For many CHS students, the Claremont Colleges are places they grew up exploring. From prom photos, to walks around town, to plays at Bridges Auditorium — many at CHS already know the Claremont Colleges like the back of their hand. On the flip side, for students across the globe, the Claremont Colleges are prestigious, rigorous, well-known liberal arts colleges that remain a dream for many. However, for CHS senior Dirk Morken who will be attending Pitzer in the upcoming fall semester, going to a Claremont College will become reality. Through his hard work, activism, and lively spirit, Morken has certainly left a name for himself at CHS. Morken plans on continuing to further his education and exploration of Social Sciences at Pitzer in the fall.
To many Claremont students, including Morken himself, the Claremont Colleges appear rather distasteful, as many teenagers’ goal when picking a college is to get as far away from home as possible — or, at least not a two-minute drive from home. However, when Morken found out he got into Pitzer, and his financial aid offer arrived, this mindset went out the window.
“I wanted to leave Claremont so badly,” Morken said. “But then I got into the other schools that I thought I wanted to go to more and when it came down to it, it was $3,000 tuition for Pitzer or $25,000 elsewhere so I decided to save the 20 grand staying here. The financial aid was really what drew me to Pitzer, but it was definitely the best school I got into by far which solidified my decision.”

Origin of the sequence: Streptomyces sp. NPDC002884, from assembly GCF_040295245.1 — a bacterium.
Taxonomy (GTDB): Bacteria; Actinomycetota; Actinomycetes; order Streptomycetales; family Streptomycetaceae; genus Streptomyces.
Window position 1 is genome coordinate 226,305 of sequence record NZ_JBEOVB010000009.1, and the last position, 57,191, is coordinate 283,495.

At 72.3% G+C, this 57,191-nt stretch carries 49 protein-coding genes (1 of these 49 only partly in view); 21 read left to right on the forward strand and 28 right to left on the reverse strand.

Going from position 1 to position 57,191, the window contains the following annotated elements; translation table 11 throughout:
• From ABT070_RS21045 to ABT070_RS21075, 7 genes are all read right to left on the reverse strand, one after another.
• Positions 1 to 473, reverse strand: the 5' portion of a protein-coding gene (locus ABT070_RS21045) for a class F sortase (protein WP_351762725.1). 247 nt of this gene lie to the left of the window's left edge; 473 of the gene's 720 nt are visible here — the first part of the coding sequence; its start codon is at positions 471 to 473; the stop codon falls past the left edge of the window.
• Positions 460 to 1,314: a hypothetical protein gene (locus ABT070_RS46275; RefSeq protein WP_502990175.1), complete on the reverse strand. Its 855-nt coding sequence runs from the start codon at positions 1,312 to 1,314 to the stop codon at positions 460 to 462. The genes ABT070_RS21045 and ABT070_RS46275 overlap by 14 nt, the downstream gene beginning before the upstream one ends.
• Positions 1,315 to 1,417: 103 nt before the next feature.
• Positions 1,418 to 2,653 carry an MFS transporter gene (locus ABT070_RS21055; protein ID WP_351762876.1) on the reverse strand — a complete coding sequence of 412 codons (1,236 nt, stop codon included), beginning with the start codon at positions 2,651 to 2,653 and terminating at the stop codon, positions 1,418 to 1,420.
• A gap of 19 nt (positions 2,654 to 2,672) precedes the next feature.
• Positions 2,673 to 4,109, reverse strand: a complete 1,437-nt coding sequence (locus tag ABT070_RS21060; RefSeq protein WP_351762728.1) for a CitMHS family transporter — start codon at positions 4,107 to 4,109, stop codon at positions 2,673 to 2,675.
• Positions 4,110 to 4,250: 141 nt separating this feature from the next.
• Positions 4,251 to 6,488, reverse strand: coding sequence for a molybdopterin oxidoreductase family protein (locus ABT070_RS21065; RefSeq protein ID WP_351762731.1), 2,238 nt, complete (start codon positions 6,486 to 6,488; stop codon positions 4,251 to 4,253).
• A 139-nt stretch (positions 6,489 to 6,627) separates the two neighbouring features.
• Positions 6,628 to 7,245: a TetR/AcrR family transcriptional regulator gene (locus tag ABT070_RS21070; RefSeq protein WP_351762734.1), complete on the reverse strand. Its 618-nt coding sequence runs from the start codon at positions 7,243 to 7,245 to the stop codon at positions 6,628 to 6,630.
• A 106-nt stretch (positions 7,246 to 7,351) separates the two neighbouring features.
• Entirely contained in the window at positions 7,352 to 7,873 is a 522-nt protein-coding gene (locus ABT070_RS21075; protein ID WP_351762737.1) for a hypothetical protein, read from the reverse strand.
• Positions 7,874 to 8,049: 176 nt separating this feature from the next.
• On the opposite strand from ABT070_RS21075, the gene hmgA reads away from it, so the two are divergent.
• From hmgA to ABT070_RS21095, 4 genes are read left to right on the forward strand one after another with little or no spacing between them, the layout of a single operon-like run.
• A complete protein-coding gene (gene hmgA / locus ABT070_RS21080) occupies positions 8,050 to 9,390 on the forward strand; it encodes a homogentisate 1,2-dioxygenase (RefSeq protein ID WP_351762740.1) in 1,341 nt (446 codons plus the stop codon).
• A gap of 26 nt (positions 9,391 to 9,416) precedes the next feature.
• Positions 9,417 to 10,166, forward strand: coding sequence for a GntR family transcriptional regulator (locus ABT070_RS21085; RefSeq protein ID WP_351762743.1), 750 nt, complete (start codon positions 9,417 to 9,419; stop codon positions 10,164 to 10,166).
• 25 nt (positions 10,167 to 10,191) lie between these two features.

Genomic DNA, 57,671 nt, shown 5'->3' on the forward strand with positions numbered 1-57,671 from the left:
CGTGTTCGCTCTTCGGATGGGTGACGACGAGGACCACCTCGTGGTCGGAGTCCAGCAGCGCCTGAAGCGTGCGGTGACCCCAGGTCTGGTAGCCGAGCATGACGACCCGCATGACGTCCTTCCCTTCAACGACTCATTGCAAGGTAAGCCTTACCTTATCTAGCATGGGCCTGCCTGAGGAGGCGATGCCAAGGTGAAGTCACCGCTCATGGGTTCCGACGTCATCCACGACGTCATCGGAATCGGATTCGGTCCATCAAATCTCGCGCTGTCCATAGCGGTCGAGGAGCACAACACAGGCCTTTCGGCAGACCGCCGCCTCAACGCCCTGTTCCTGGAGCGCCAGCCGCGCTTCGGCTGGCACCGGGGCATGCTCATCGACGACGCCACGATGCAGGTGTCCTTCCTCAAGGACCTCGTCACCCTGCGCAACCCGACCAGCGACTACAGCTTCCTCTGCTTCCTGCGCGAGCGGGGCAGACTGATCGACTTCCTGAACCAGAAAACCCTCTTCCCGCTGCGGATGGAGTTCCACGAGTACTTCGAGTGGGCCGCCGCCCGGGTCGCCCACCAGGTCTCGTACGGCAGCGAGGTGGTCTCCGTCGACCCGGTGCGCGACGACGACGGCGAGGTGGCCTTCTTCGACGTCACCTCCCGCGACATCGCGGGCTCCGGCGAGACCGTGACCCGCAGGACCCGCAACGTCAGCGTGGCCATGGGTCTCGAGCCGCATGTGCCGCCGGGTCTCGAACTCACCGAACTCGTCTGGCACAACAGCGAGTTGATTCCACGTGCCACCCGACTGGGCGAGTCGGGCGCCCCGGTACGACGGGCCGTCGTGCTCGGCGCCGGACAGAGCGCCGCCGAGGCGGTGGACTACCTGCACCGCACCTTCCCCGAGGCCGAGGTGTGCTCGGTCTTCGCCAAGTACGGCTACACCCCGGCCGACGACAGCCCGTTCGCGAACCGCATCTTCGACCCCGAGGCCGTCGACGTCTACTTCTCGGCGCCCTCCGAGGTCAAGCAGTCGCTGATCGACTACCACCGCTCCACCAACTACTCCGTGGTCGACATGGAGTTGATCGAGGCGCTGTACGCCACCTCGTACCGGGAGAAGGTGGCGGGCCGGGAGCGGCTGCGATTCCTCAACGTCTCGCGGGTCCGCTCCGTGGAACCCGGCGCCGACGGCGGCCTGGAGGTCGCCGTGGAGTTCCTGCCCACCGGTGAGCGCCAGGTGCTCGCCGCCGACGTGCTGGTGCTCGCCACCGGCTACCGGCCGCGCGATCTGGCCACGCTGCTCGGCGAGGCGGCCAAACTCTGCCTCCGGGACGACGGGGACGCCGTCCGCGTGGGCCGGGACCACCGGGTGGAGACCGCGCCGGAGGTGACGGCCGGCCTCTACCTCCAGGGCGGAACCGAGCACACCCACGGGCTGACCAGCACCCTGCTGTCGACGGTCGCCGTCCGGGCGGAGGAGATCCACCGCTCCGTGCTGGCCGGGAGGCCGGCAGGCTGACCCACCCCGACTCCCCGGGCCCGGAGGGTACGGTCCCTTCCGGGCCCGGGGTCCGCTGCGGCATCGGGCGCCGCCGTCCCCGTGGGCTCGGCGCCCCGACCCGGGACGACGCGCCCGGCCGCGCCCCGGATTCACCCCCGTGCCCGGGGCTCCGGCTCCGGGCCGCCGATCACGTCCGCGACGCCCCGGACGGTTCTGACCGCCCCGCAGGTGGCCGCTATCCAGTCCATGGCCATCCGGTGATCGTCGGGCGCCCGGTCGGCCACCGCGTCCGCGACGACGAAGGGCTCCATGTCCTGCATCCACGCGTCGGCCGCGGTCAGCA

Morken did get into many other universities he applied to. However, when it came down to the wire, Pitzer’s academics and liberal-arts feel simply outweighed the big universities he was considering. Nonetheless, not only is Pitzer academically the best fit for Morken, but its values also seem to align perfectly with Morken’s stamp on CHS. Morken, a name now known by many in the Claremont Community, started a petition in April of this year to reform the CHS’ grading system during this unprecedented time, demanding social justice for those who may not be able to complete the previously mandated work CUSD required. Gaining over 2,600 signatures and widespread community support, ultimately persuading CUSD to offer a pass/fail system, it is clear that Morken is not shy when it comes to social injustice. Pitzer, known across the country for its social activism and outspoken student voices, then seemed like just the right fit for Morken.
At Pitzer, Morken plans on studying something in the field of social sciences. Not yet sure about his specific major, Morken plans to keep his options open going into the fall semester.
“I’ve always just really enjoyed social sciences,” Morken said. “My favorite classes over my years at CHS were always history, government, or economic classes. Plus, I simply like talking to people, so I think that some branch of social sciences is what I want to go into.”
Reflecting on his time at CHS, Morken is saddened that many of his friends of over 15 years are going out of state, and says he will greatly miss all the familiar faces at CHS. Beyond that, he continues to reflect on his time on the CHS volleyball team, remembering and cherishing one-of-a-kind team bus rides and practices. However, as Morken closes that chapter and moves onto Pitzer in the fall, one thing he tells The Wolfpacket that one thing he will definitely not miss is his seven a.m. first period!